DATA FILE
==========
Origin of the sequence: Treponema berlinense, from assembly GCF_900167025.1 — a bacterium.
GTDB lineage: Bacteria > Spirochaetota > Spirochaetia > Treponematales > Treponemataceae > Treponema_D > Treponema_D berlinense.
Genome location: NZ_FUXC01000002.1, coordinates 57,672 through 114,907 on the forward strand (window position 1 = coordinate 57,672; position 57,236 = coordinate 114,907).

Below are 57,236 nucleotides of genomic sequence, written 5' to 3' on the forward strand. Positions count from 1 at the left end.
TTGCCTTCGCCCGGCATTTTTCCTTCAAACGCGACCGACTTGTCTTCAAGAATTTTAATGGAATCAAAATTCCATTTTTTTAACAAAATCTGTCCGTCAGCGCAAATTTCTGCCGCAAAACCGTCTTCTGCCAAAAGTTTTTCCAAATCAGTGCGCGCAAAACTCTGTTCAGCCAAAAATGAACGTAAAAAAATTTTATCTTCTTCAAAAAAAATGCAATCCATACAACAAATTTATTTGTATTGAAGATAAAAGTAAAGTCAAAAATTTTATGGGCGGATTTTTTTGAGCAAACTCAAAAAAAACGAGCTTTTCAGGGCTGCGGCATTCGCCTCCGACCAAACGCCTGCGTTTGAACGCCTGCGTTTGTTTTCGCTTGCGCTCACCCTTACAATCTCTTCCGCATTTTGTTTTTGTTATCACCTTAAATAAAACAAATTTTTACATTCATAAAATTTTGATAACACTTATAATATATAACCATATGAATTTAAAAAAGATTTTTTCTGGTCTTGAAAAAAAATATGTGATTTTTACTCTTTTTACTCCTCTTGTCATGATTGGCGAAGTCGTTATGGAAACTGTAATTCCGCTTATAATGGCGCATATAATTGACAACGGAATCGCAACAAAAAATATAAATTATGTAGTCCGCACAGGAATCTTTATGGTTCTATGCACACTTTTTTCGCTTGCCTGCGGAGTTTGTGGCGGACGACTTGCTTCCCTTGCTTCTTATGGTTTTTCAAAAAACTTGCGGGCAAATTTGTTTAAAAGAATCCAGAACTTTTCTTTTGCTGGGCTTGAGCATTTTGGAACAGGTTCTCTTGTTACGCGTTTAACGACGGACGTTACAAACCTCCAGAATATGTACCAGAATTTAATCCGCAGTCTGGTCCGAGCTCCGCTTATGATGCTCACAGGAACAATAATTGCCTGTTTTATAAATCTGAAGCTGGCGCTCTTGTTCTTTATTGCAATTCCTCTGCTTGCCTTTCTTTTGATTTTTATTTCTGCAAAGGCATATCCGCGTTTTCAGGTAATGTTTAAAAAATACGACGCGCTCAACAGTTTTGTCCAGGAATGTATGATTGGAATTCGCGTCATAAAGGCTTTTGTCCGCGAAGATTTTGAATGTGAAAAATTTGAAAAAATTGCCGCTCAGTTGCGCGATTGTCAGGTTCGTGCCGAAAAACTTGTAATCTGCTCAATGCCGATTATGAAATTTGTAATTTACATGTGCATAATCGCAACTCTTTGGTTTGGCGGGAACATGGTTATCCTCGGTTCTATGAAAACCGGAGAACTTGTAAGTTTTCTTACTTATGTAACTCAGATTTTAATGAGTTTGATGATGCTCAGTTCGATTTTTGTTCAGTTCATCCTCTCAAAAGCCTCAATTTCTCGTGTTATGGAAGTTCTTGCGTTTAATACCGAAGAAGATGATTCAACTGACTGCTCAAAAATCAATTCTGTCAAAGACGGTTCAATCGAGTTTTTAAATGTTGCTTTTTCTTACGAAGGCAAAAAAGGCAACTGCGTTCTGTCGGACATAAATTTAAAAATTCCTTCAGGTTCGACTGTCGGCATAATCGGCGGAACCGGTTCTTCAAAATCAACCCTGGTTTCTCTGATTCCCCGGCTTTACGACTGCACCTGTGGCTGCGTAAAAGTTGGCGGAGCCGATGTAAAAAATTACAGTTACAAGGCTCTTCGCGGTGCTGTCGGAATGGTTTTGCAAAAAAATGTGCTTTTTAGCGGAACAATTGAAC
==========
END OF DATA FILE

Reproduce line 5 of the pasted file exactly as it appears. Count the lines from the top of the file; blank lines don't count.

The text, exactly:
TTGCCTTCGCCCGGCATTTTTCCTTCAAACGCGACCGACTTGTCTTCAAGAATTTTAATGGAATCAAAATTCCATTTTTTTAACAAAATCTGTCCGTCAGCGCAAATTTCTGCCGCAAAACCGTCTTCTGCCAAAAGTTTTTCCAAATCAGTGCGCGCAAAACTCTGTTCAGCCAAAAATGAACGTAAAAAAATTTTATCTTCTTCAAAAAAAATGCAATCCATACAACAAATTTATTTGTATTGAAGATAAAAGTAAAGTCAAAAATTTTATGGGCGGATTTTTTTGAGCAAACTCAAAAAAAACGAGCTTTTCAGGGCTGCGGCATTCGCCTCCGACCAAACGCCTGCGTTTGAACGCCTGCGTTTGTTTTCGCTTGCGCTCACCCTTACAATCTCTTCCGCATTTTGTTTTTGTTATCACCTTAAATAAAACAAATTTTTACATTCATAAAATTTTGATAACACTTATAATATATAACCATATGAATTTAAAAAAGATTTTTTCTGGTCTTGAAAAAAAATATGTGATTTTTACTCTTTTTACTCCTCTTGTCATGATTGGCGAAGTCGTTATGGAAACTGTAATTCCGCTTATAATGGCGCATATAATTGACAACGGAATCGCAACAAAAAATATAAATTATGTAGTCCGCACAGGAATCTTTATGGTTCTATGCACACTTTTTTCGCTTGCCTGCGGAGTTTGTGGCGGACGACTTGCTTCCCTTGCTTCTTATGGTTTTTCAAAAAACTTGCGGGCAAATTTGTTTAAAAGAATCCAGAACTTTTCTTTTGCTGGGCTTGAGCATTTTGGAACAGGTTCTCTTGTTACGCGTTTAACGACGGACGTTACAAACCTCCAGAATATGTACCAGAATTTAATCCGCAGTCTGGTCCGAGCTCCGCTTATGATGCTCACAGGAACAATAATTGCCTGTTTTATAAATCTGAAGCTGGCGCTCTTGTTCTTTATTGCAATTCCTCTGCTTGCCTTTCTTTTGATTTTTATTTCTGCAAAGGCATATCCGCGTTTTCAGGTAATGTTTAAAAAATACGACGCGCTCAACAGTTTTGTCCAGGAATGTATGATTGGAATTCGCGTCATAAAGGCTTTTGTCCGCGAAGATTTTGAATGTGAAAAATTTGAAAAAATTGCCGCTCAGTTGCGCGATTGTCAGGTTCGTGCCGAAAAACTTGTAATCTGCTCAATGCCGATTATGAAATTTGTAATTTACATGTGCATAATCGCAACTCTTTGGTTTGGCGGGAACATGGTTATCCTCGGTTCTATGAAAACCGGAGAACTTGTAAGTTTTCTTACTTATGTAACTCAGATTTTAATGAGTTTGATGATGCTCAGTTCGATTTTTGTTCAGTTCATCCTCTCAAAAGCCTCAATTTCTCGTGTTATGGAAGTTCTTGCGTTTAATACCGAAGAAGATGATTCAACTGACTGCTCAAAAATCAATTCTGTCAAAGACGGTTCAATCGAGTTTTTAAATGTTGCTTTTTCTTACGAAGGCAAAAAAGGCAACTGCGTTCTGTCGGACATAAATTTAAAAATTCCTTCAGGTTCGACTGTCGGCATAATCGGCGGAACCGGTTCTTCAAAATCAACCCTGGTTTCTCTGATTCCCCGGCTTTACGACTGCACCTGTGGCTGCGTAAAAGTTGGCGGAGCCGATGTAAAAAATTACAGTTACAAGGCTCTTCGCGGTGCTGTCGGAATGGTTTTGCAAAAAAATGTGCTTTTTAGCGGAACAATTGAAC